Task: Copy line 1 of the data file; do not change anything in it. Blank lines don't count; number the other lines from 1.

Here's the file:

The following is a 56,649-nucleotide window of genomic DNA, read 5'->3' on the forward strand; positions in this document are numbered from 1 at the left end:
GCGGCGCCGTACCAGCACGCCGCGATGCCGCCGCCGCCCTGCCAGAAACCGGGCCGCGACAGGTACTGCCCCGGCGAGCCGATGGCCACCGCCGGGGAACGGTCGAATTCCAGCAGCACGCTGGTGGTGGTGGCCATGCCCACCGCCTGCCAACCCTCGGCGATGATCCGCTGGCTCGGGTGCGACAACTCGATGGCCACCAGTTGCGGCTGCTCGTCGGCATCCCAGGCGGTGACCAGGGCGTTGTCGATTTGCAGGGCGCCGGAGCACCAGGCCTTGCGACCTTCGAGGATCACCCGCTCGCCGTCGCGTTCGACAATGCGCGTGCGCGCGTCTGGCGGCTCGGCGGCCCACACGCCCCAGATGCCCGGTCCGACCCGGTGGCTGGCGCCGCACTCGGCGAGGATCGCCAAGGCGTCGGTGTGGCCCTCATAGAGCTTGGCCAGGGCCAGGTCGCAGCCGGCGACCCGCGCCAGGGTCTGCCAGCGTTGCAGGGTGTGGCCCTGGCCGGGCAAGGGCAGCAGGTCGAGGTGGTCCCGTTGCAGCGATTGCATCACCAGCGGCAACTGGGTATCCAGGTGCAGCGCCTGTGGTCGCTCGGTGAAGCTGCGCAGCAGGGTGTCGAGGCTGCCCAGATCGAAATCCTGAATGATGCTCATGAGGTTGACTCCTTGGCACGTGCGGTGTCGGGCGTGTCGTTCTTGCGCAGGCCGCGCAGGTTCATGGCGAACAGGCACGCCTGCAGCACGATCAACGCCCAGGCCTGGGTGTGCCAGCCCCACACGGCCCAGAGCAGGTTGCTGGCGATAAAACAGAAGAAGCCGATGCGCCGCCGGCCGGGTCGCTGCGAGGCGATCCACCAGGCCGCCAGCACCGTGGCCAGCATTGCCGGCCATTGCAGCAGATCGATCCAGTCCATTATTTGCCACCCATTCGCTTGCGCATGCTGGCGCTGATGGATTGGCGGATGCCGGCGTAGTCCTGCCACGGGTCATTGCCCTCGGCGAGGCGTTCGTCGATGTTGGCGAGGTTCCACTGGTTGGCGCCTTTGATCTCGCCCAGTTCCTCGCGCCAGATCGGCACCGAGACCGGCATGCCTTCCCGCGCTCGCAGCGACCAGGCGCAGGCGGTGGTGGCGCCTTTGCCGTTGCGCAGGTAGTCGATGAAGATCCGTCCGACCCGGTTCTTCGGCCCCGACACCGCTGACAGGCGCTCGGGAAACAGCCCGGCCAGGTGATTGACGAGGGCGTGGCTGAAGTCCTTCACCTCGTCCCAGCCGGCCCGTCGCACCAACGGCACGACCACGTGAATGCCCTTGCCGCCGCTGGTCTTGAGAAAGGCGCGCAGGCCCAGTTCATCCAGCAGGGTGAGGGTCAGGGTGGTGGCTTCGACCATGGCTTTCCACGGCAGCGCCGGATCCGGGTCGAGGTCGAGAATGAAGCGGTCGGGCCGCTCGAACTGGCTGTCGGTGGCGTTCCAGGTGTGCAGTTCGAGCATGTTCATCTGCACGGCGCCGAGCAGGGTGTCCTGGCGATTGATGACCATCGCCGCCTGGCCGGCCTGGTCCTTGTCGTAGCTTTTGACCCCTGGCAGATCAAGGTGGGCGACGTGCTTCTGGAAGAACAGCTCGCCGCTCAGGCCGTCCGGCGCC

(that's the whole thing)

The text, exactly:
The following is a 56,649-nucleotide window of genomic DNA, read 5'->3' on the forward strand; positions in this document are numbered from 1 at the left end: